Roofing Options is a review of the many different roof system options available to the designer. It provides a basic examination of the most common types of low-slope commercial roofing systems including each system’s strengths and weaknesses, life cycle expectations, installation and cost considerations, energy conservation impacts and other sustainable considerations.
This course provides guidance for architects and builders on design and installation considerations relating to the use of Insulated Metal Panels and their suitability as the air barrier assembly of a building envelope. Topics covered include an introduction to air barriers and insulated metal panels, as well as an overview of code and regulatory requirements when designing for energy code compliance and common design and installation practices and techniques.
With the aid of this lesson, architects and builders will be armed with increased knowledge regarding enclosures and their component parts, the various options available, the relative advantages of insulated metal panels, particularly under certain circumstances, and key specifics and guidelines for specifying metal panels for code conformance.
Insulated metal panel systems (IMPs) are a pre-manufactured version of a “perfect wall” due to the location of their control layers. They are a truly universal wall and roof system that can be used in any climate zone, can be used as a rainscreen barrier wall system, and can be integrated with other wall and roof systems while still maintaining proper control layer continuity.
This course will cover the function of the four control layers and how insulated metal panels provide all four control layers in a single component, and will describe the advantages of insulated metal panels compared to alternative building systems. Finally, the course will discuss how insulated metal panel systems can be used with supplementary cavity insulation and examine design options for aesthetics.
Because no single roof insulation product meets all the criteria for an ideal roof, the solution for many commercial buildings may be a hybrid roof assembly that takes advantage of the favorable properties of two insulation types. There are numerous roof insulation products on the market, but this course is going to focus on stone wool and polyisocyanurate insulating roof boards, the performance properties of each, and how they can be used together for a more energy efficient and long-lasting system.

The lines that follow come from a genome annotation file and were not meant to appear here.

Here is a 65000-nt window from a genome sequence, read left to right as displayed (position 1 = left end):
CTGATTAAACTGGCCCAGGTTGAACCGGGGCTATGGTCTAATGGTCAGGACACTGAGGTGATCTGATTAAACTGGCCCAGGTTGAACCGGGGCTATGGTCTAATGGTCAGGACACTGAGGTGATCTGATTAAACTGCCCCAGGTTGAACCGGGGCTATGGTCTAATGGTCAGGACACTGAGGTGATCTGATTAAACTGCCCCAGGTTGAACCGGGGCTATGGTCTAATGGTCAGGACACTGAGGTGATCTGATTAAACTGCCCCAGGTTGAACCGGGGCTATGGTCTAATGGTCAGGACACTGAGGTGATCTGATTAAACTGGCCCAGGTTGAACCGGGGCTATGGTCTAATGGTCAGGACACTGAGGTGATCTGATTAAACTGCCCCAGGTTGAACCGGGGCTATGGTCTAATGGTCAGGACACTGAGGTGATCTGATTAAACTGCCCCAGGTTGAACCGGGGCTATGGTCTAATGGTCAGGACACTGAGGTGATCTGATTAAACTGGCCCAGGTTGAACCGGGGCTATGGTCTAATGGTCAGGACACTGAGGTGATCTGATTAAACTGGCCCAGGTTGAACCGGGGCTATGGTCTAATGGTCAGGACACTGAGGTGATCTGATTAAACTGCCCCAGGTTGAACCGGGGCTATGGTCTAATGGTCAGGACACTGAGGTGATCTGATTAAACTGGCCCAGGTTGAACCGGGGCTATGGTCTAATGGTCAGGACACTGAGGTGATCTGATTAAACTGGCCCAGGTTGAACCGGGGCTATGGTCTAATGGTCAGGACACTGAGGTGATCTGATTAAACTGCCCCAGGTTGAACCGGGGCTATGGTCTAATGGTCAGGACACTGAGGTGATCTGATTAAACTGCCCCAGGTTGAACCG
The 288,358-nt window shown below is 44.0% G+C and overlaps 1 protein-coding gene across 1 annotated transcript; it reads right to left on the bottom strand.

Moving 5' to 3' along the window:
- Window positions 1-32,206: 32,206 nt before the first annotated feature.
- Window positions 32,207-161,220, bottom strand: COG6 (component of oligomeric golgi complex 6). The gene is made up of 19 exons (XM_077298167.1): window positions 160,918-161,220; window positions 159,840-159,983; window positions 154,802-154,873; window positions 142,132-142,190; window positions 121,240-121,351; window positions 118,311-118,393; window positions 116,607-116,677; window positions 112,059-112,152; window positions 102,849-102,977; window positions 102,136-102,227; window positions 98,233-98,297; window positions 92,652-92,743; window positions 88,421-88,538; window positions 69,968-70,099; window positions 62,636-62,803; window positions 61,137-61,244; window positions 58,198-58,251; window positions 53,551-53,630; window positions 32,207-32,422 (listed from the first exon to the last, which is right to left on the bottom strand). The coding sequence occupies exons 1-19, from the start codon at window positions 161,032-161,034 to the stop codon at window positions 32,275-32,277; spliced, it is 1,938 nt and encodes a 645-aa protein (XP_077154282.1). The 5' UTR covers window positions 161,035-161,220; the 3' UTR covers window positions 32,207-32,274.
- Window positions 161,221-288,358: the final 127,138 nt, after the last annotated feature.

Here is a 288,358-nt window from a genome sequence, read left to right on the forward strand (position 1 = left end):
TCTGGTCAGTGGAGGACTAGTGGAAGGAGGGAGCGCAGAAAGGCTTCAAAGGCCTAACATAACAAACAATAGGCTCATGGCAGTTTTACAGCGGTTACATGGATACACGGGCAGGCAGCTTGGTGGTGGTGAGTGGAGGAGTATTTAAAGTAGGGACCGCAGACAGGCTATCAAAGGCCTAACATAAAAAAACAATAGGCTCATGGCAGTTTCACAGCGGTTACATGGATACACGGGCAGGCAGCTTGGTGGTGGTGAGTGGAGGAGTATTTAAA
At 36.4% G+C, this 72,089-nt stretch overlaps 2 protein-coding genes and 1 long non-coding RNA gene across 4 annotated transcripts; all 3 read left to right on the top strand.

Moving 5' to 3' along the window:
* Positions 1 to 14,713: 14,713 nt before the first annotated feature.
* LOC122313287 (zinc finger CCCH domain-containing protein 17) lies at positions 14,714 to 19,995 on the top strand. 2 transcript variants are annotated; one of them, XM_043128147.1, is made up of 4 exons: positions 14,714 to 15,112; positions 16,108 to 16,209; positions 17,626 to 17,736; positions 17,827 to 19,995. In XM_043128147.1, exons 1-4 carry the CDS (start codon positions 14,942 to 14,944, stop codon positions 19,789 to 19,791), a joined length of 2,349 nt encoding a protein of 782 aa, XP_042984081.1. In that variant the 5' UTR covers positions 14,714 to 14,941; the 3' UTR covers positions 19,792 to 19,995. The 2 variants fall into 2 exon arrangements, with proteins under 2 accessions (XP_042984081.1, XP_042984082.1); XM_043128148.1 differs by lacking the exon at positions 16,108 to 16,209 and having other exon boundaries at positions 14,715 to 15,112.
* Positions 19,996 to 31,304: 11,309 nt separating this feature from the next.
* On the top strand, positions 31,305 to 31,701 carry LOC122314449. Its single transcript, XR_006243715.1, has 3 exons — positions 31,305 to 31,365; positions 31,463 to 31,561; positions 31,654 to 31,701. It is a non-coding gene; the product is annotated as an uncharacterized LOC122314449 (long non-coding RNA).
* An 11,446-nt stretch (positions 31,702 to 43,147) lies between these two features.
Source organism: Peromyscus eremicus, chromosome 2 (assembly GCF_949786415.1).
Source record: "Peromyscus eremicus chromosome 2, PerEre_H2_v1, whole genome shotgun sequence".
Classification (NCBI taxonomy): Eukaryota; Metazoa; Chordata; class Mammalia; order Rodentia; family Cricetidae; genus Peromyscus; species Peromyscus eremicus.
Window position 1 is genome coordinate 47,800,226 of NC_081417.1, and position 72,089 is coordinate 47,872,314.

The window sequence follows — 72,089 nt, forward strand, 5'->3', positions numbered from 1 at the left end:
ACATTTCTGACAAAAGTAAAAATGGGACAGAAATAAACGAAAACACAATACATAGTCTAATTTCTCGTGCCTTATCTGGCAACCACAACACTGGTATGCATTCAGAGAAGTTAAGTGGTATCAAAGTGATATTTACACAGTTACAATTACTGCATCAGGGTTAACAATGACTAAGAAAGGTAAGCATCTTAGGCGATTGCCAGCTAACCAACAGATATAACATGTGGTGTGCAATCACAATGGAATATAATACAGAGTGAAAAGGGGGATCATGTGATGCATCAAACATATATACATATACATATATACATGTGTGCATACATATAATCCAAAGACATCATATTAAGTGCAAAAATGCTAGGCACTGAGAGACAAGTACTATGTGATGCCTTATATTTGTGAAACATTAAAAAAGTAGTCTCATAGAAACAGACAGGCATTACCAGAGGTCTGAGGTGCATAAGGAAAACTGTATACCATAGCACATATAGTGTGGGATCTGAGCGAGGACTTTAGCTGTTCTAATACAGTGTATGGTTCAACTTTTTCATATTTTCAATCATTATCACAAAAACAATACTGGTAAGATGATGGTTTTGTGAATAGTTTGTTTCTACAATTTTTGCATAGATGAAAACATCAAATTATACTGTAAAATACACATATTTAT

Metal roofs may not seem like the obvious choice when you are looking for a high performance roof. However, they offer many benefits that other “green” roofs can’t compete with. Not only are they aesthetically appealing, they are also energy efficient, made from recyclable material, and will likely be the last roof you will ever need to install. They are durable and can withstand the toughest of the elements, while also being resistant to cracking, shrinking, and many other problems traditional roofing materials struggle with. This article will look closer at the many benefits of selecting a metal roof with a solar reflective coating system for your next project.
Fluid-applied roof coatings can be applied as a new roof system on a new roof deck or in a maintenance situation as a re-roofing system over an existing deck. They have many benefits, but they are most commonly used to prolong the life of an existing roofing system and to achieve a reflective roof. This course will examine the different types of fluid-applied roof coatings, as well as their advantages, applications, surface preparation techniques, and reflective roofing requirements.
If you are looking for the course "Chemistry and the Building Process for Architects (Print Course)" please click here.
Polyiso claims the highest R-value in the thinnest profile of any (ci) wall sheathing product, meeting all ASHRAE 90.1 and IECC 2012 standards, outstanding fire performance with its inclusion within a multitude of NFPA 285 compliant wall assemblies - CFCs, HCFCs, and ODP.
Hunter XCI Polyiso is a foam board used as continuous insulation in exterior walls for both commercial and residential construction and the leading product of choice for commercial roofs.
This article originally appeared in the April 2015 issue of ARCHITECT magazine.
Commercial roofs are often thought of a simple necessity and are hardly ever given an opportunity to be more than a functional part of the structure. However, with a little creative thinking, material selection, and thoughtful design, roofs can accomplish more than simply keeping out the rain.
Both clay and concrete raw materials are very abundant across the U.S., nearly the entire country can receive locally extracted and manufactured concrete and clay, immediately making the carbon footprint for these materials lower than many others. Take a look at the advantages of using clay and concrete roof tile to create an energy efficient design.
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